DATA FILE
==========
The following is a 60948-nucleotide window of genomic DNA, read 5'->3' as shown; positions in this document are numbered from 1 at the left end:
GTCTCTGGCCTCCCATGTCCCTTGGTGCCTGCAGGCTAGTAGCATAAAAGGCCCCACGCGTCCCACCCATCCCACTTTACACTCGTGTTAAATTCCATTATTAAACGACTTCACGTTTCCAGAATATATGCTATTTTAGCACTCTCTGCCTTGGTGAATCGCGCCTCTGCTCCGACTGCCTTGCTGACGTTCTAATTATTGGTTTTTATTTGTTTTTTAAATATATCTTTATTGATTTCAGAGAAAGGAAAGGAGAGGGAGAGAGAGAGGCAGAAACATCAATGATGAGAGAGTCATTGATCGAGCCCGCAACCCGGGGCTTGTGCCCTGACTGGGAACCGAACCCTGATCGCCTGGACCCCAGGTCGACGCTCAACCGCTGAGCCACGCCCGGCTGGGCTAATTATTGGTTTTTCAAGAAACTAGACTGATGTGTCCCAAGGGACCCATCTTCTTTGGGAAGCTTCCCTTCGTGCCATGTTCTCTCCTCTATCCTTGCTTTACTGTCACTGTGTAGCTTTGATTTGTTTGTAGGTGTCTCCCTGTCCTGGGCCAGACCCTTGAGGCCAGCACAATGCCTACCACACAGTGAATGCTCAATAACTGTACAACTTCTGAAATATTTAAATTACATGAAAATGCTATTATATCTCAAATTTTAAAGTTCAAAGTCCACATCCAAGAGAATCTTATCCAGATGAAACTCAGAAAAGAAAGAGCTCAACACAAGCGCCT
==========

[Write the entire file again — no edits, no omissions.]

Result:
The following is a 60948-nucleotide window of genomic DNA, read 5'->3' as shown; positions in this document are numbered from 1 at the left end:
GTCTCTGGCCTCCCATGTCCCTTGGTGCCTGCAGGCTAGTAGCATAAAAGGCCCCACGCGTCCCACCCATCCCACTTTACACTCGTGTTAAATTCCATTATTAAACGACTTCACGTTTCCAGAATATATGCTATTTTAGCACTCTCTGCCTTGGTGAATCGCGCCTCTGCTCCGACTGCCTTGCTGACGTTCTAATTATTGGTTTTTATTTGTTTTTTAAATATATCTTTATTGATTTCAGAGAAAGGAAAGGAGAGGGAGAGAGAGAGGCAGAAACATCAATGATGAGAGAGTCATTGATCGAGCCCGCAACCCGGGGCTTGTGCCCTGACTGGGAACCGAACCCTGATCGCCTGGACCCCAGGTCGACGCTCAACCGCTGAGCCACGCCCGGCTGGGCTAATTATTGGTTTTTCAAGAAACTAGACTGATGTGTCCCAAGGGACCCATCTTCTTTGGGAAGCTTCCCTTCGTGCCATGTTCTCTCCTCTATCCTTGCTTTACTGTCACTGTGTAGCTTTGATTTGTTTGTAGGTGTCTCCCTGTCCTGGGCCAGACCCTTGAGGCCAGCACAATGCCTACCACACAGTGAATGCTCAATAACTGTACAACTTCTGAAATATTTAAATTACATGAAAATGCTATTATATCTCAAATTTTAAAGTTCAAAGTCCACATCCAAGAGAATCTTATCCAGATGAAACTCAGAAAAGAAAGAGCTCAACACAAGCGCCT